Take the above incident with the Feinberg interview. Even though it wasn’t a case of the White House saying “No Fox” the CBS Evening News had a story about the non-story and used Fox’s view of it.

(CBS) After months of taking incoming fire from the prime-time stars of Fox News, the Obama White House is firing back, charging that FOX News is different from all other news.

FOX News often operates almost as either the research arm or the communications arm of the Republican party,” said Anita Dunn, White House communications director.

“If media is operating basically as a talk radio format, then that’s one thing, and if it’s operating as a news outlet, then that’s another,” Mr. Obama said.

And the White House has gone beyond words, reports CBS News senior political correspondent Jeff Greenfield. Last Sept. 20, the president went on every Sunday news show – except Chris Wallace’s show on FOX. And on Thursday, the Treasury Department tried to exclude FOX News from pool coverage of interviews with a key official. It backed down after strong protests from the press.

“All the networks said, that’s it, you’ve crossed the line,” said CBS News White House correspondent Chip Reid.

President Obama’s Feud with FOX News

It also needs to be pointed out that the White House has never tried to censor Fox or prevent it from covering the White House, it just hasn’t favored it on equal footing to NBC, CBS, or ABC.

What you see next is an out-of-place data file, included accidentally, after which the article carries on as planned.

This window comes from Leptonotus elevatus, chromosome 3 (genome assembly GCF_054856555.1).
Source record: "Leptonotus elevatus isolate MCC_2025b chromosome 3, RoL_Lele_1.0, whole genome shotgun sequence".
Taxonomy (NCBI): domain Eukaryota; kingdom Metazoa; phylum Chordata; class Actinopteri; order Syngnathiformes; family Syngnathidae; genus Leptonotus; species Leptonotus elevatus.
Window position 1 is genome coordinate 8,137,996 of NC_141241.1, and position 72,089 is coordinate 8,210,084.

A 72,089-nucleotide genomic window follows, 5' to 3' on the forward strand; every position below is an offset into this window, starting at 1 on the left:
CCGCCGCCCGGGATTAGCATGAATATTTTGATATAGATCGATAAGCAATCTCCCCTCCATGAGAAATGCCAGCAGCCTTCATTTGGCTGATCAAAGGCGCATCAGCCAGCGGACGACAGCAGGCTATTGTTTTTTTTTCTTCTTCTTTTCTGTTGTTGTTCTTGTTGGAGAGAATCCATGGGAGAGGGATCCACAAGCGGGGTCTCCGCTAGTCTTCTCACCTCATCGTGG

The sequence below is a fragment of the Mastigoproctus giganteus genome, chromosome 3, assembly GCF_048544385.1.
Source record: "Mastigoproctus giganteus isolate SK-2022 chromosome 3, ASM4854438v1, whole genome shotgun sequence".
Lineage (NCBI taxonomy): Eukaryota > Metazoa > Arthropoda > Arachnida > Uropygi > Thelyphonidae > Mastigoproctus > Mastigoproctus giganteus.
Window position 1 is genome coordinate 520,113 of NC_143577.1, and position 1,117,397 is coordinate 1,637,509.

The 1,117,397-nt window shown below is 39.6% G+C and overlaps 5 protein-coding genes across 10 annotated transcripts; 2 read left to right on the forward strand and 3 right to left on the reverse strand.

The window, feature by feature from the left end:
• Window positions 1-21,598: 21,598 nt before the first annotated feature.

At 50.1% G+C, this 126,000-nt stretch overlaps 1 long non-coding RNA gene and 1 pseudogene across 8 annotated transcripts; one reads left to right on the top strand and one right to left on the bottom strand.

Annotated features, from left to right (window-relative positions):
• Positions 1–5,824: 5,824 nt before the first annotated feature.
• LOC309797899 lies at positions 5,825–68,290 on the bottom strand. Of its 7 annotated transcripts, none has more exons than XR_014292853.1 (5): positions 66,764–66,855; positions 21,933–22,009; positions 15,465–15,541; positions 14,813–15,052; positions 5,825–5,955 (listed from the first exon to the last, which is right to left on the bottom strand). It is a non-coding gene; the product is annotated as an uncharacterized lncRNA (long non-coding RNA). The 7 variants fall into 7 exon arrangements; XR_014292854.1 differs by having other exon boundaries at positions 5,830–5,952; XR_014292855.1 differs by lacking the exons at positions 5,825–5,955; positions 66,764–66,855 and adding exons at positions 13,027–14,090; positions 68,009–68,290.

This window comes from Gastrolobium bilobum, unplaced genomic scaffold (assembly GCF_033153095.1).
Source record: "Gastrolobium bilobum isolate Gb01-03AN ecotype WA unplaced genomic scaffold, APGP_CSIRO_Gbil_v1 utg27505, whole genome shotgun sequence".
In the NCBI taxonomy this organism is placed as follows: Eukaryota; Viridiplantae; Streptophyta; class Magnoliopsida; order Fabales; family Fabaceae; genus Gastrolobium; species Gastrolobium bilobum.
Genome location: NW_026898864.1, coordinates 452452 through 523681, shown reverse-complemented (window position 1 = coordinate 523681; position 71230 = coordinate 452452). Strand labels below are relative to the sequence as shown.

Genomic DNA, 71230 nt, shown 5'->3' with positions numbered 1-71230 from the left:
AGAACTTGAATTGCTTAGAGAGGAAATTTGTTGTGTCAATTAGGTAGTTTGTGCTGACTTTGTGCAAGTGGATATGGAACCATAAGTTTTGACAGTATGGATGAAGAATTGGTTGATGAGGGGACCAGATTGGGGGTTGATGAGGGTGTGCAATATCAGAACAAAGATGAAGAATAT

Its not like an administration has never tried to freeze out or isolate a network before. In the last administration the Bush Whit House went after MSNBC and NBC while holding meetings with only right wing talk show hosts:

Visit msnbc.com for Breaking News, World News, and News about the Economy

Again the problem with Fox is that it is more a talk radio style program rather than a real journalistic news organization. They pass off lies, rumors, and smears as facts and it bleeds into their “news” reports. The other news programs thinking they are missing a story then report on those lies, rumors, and smears which give them a “creditability” it couldn’t gain on its own just by being “reported” by Fox.

That’s what Fox does – blow up lies, rumors, and smears into stories that don’t deserve to be stories and wouldn’t be if real journalism was being practiced in this country.

TV Networks have very short memory

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John Amato points out on Crooks and Liars that since the election, the Sunday talk shows have returned to the usual conservative bias:

It’s no coincidence that right wing/Conservative guests far outnumber the left wing guests this week on the Sunday talkers. The country just rejected Conservatives and the entire GOP and gave Obama a complete mandate, but does that matter to the networks?

Atrios:

Highlighted this before, but on the teevee on Sunday we have:

7 Appearances by Republican current elected officeholders
3 Appearances by Democratic current elected officeholders.
2 Appearances by Republican former elected officeholders.
1 Appearance by a Bush Cabinet Secretary.
T. Boone Pickens
Ted Turner.

Right Wingers dominate the Sunday Talk Shows

So now we not only have the “how does this hurt Democrats” but now add “How does this help the GOP…”

(sigh)

That’s why I refuse to watch the Sunday Talk shows. Same old same old.